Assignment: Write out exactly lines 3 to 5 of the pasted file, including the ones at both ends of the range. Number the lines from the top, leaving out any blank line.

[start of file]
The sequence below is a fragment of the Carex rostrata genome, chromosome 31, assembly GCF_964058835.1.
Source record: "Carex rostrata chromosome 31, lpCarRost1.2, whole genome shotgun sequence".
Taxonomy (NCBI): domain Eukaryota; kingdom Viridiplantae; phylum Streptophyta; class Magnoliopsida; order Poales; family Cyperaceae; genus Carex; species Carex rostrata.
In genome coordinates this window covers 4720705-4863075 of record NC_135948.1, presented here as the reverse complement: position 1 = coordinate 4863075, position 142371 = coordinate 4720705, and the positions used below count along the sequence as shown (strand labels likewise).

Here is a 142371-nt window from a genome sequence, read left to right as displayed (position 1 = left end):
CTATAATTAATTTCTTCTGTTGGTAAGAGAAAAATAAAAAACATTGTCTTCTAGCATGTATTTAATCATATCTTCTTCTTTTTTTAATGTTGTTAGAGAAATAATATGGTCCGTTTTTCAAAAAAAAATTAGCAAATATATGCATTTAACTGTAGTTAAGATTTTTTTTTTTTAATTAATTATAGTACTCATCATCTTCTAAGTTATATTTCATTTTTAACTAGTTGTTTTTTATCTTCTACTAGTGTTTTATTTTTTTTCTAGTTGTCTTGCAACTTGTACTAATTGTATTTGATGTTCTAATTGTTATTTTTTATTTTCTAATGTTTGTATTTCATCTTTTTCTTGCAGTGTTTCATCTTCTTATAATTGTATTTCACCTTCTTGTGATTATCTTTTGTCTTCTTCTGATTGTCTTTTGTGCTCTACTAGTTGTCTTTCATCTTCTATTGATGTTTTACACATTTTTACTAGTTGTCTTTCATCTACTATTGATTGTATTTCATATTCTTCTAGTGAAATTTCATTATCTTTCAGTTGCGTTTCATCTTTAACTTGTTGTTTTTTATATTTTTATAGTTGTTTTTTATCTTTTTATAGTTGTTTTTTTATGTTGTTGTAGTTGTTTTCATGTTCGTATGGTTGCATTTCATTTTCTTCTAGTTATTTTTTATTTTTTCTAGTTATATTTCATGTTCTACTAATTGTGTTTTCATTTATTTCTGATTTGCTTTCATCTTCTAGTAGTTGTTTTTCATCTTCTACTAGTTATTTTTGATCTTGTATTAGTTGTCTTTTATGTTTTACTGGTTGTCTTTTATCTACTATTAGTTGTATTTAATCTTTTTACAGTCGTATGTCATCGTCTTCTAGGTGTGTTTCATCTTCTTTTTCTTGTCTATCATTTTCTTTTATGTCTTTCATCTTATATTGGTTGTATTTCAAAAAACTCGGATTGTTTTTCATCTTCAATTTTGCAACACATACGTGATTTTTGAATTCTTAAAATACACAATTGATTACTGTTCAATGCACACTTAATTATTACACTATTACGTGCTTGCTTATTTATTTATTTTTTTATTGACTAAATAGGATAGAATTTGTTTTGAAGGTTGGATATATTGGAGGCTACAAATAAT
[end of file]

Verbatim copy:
Taxonomy (NCBI): domain Eukaryota; kingdom Viridiplantae; phylum Streptophyta; class Magnoliopsida; order Poales; family Cyperaceae; genus Carex; species Carex rostrata.
In genome coordinates this window covers 4720705-4863075 of record NC_135948.1, presented here as the reverse complement: position 1 = coordinate 4863075, position 142371 = coordinate 4720705, and the positions used below count along the sequence as shown (strand labels likewise).

Here is a 142371-nt window from a genome sequence, read left to right as displayed (position 1 = left end):